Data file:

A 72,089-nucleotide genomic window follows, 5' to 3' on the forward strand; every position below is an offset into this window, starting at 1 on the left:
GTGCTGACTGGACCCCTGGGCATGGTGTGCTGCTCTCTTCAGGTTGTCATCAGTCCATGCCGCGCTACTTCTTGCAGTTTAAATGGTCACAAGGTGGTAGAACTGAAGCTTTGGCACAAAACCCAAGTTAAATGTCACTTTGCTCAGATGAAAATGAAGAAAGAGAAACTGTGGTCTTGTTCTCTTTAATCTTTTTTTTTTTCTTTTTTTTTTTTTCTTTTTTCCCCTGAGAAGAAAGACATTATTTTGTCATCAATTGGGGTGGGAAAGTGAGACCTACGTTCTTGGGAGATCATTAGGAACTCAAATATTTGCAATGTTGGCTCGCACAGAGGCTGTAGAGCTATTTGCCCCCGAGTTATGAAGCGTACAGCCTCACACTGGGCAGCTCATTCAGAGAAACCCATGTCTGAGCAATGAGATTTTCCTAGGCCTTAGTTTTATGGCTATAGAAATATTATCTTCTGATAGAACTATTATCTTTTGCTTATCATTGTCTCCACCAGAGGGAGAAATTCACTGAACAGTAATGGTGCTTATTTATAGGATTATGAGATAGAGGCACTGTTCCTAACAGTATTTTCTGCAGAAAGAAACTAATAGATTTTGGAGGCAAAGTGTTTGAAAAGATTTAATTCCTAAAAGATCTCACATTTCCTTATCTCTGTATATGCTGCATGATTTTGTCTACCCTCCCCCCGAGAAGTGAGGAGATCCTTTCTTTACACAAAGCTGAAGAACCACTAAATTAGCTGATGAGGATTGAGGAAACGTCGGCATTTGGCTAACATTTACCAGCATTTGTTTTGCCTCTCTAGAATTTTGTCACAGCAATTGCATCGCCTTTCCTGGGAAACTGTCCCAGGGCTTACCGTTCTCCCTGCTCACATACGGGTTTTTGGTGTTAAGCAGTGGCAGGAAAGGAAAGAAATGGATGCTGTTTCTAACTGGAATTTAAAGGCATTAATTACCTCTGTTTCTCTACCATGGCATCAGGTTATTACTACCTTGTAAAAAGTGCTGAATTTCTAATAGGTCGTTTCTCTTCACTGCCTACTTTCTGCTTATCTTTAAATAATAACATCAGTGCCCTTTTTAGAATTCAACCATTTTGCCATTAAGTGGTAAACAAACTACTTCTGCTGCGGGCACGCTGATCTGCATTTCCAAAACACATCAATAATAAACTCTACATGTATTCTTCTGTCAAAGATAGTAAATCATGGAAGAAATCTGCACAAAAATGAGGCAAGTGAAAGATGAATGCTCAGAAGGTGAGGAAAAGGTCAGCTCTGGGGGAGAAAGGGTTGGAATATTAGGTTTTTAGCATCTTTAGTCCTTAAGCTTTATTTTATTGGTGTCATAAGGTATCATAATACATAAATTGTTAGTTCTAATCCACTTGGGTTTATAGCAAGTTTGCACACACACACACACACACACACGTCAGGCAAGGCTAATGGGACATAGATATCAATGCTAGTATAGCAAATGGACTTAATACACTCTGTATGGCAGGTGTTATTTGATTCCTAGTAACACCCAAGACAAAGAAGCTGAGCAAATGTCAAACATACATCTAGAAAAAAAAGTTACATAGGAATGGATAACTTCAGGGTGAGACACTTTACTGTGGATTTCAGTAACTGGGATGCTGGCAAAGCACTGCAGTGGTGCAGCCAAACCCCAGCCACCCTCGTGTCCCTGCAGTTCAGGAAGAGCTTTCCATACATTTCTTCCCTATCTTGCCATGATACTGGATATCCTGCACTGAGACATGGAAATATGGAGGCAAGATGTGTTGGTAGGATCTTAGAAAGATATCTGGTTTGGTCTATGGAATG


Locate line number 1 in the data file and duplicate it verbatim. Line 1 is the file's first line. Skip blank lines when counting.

A 72,089-nucleotide genomic window follows, 5' to 3' on the forward strand; every position below is an offset into this window, starting at 1 on the left: